Easter Around the World
From palms to puddings, the ways Christians celebrate reflect both diversity and a common bond.
By Amy Merrick
In churches large and small, here and abroad, Christians celebrate Easter in surprisingly different ways. Yet they all honor Jesus' sacrifice and promise of eternal life. And together, they weave a rich tapestry of religious and cultural traditions.
In the U.S., as well as across the world, the last week of Lent – the week before Easter – is known as Holy Week. Special services and traditions this week may include:
In some churches, palms are carried and may be shaped into crosses on this day, one week before Easter, to commemorate the day Jesus returned to Jerusalem.
On this day, Christians remember the Last Supper when Jesus celebrated his last Passover with his disciples. Many churches strip their altar, symbolizing Jesus being stripped of his garments as he awaited trial.
Christians commemorate Jesus' crucifixion on this day, with many gathering in churches around noon to remember the hour when He died on the cross.
On the first Holy Saturday, Jesus' disciples mourned his death. Today, many Christians gather for an Easter vigil at night. Historically, Christians were baptized on this day.
Many people attend sunrise services on this day that marks the Resurrection of Jesus. Churches may be decorated with white lilies, which grew in the Garden of Gethsemane where Jesus prayed.
Here's a look at a handful of traditions in other parts of our world.
In Ouro Preto, Brazil, residents create beautiful "carpets" of wood shavings, flowers and other natural materials on a street that connects two churches. On Easter Sunday, some people dress as Bible characters and angels and join a procession down the decorated route.1
Capirotada, a bread pudding traditionally served at Easter, features symbolic ingredients. The bread represents the body of Christ, cinnamon sticks evoke the wood of the cross, cloves represent the nails and cheese stands in for the holy shroud.2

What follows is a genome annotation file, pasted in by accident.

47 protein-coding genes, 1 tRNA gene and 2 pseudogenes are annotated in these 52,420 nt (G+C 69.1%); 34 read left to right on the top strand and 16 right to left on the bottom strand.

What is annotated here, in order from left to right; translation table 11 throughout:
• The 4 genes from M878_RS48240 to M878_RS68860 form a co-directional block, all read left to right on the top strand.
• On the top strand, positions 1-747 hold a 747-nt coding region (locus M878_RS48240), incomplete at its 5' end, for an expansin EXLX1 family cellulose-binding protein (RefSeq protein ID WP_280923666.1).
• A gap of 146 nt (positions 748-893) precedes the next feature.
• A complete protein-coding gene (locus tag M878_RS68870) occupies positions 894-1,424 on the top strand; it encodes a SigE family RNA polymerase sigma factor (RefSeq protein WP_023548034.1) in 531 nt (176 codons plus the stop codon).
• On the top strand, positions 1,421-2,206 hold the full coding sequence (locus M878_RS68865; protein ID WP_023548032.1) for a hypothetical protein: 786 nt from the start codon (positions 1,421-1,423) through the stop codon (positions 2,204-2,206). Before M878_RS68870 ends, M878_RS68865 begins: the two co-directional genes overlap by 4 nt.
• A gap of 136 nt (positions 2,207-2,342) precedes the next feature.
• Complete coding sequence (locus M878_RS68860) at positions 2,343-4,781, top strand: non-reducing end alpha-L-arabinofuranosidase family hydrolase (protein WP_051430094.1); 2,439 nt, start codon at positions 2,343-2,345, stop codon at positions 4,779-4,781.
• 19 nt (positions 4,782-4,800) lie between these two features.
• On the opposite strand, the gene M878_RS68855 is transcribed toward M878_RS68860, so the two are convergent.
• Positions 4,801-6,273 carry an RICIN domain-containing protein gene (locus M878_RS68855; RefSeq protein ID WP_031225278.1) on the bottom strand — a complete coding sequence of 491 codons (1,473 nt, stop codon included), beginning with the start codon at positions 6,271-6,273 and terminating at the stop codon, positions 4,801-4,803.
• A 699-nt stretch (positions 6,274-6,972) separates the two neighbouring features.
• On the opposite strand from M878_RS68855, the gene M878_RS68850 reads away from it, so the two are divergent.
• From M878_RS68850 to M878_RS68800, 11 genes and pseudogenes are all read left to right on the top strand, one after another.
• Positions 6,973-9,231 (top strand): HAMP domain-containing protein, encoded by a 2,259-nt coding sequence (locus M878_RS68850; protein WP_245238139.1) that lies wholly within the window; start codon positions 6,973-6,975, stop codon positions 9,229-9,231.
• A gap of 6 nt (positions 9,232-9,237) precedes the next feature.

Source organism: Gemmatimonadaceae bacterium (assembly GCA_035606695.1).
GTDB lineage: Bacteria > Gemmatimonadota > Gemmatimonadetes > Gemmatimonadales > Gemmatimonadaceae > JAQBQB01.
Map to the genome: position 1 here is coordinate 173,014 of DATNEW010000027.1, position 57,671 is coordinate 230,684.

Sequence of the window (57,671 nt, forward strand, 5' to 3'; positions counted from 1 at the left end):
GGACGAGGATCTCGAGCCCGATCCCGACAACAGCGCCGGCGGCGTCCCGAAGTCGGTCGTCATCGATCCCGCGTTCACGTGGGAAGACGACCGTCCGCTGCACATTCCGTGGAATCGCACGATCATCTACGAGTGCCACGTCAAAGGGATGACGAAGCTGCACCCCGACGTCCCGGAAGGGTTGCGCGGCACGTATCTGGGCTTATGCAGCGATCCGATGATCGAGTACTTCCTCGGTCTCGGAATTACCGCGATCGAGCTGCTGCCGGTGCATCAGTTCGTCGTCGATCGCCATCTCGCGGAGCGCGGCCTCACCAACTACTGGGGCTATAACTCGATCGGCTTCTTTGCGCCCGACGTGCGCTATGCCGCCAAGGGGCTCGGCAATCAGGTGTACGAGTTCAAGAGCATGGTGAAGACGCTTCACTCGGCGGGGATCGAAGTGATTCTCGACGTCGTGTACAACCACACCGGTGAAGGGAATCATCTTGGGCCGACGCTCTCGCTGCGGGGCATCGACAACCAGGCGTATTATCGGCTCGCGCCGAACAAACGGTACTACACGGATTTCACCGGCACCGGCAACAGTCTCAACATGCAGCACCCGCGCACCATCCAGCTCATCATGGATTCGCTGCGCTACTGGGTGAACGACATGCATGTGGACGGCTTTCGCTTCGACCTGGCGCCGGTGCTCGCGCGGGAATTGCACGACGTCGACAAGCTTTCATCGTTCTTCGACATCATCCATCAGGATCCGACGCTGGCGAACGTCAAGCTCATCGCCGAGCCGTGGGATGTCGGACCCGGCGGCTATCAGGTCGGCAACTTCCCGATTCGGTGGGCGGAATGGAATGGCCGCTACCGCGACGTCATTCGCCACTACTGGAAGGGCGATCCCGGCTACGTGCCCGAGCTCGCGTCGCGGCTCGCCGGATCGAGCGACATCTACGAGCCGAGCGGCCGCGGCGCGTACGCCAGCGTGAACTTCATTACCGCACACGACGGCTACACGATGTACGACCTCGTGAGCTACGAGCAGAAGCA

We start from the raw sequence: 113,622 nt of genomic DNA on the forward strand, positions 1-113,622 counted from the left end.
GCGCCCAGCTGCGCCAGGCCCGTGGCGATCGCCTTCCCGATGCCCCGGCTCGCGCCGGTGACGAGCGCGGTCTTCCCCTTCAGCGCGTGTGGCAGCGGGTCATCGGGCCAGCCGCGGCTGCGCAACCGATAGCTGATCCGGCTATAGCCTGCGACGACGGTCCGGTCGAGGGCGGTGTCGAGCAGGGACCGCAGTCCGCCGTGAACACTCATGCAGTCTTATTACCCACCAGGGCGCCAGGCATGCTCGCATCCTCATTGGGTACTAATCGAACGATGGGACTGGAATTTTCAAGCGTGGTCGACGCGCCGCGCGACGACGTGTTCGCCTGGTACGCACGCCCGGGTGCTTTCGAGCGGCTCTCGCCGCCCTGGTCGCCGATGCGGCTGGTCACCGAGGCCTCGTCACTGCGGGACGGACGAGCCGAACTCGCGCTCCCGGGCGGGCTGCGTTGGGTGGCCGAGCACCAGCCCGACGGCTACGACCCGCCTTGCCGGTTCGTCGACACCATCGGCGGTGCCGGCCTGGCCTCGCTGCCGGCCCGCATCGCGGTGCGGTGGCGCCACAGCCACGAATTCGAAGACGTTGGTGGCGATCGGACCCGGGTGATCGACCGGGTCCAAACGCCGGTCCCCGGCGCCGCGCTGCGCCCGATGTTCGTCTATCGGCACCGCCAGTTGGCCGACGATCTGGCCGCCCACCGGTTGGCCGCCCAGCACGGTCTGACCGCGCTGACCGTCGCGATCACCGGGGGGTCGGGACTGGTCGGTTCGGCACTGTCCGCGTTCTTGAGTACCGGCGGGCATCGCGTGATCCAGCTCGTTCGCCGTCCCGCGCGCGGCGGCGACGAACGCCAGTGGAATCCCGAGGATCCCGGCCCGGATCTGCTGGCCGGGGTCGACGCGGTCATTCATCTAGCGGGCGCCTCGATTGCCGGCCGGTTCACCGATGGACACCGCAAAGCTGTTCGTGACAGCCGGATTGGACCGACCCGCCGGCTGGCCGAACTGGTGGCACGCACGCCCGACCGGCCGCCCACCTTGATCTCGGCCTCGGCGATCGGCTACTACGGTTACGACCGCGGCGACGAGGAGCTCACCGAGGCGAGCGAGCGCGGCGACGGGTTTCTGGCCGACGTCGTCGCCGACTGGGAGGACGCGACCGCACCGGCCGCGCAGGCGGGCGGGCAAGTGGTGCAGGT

Church bells fall silent on Good Friday, representing the grief of Jesus' crucifixion. According to tradition, the bells fly to Rome to be blessed by the pope. They return to France on Easter Sunday, where they ring again in celebration of the Resurrection.3
A fruit cake topped with marzipan, called simnel cake, is a traditional Easter dessert. Eleven balls of marzipan decorating the cake represent the faithful apostles.4
Christians in Greece dye all Easter eggs red. The color represents the blood Jesus shed on the cross, and the eggs symbolize the tomb from which He rose from the dead.5
Families in Poland bring "blessing baskets" filled with colored eggs, bread and other foods to church to be blessed. The tradition signals that Lent is over.6
Many Lebanese Christians give up meat, sugar and dairy during Lent to honor the sacrifices Jesus made. When Lent ends after 40 days, they treat themselves to a traditional shortbread cookie stuffed with dates or nuts, called maamoul.7
1 "In Pictures: Easter Sunday," March 31, 2013, BBC
2 "Mexican Easter Bread Pudding With a Long Culinary Lineage," April 4, 2017, Chicago Tribune
3 "French Easter Traditions, Vocabulary and Ideas for Celebrating in Paris," Jan 4, 2015, French as You Like It
4 "The Dark Side of Easter: Foods Named for Judas Offer Taste of Treachery," April 13, 2017, NPR
5 "Why Do Greeks Dye Easter Eggs Red and How to Do It," April 7, 2015, Greek Reporter
6 "9 Fascinating Easter Traditions From Around the World," Reader's Digest
7 "Maamoul: An Ancient Cookie That Ushers in Easter and Eid in the Middle East," April 11, 2017, NPR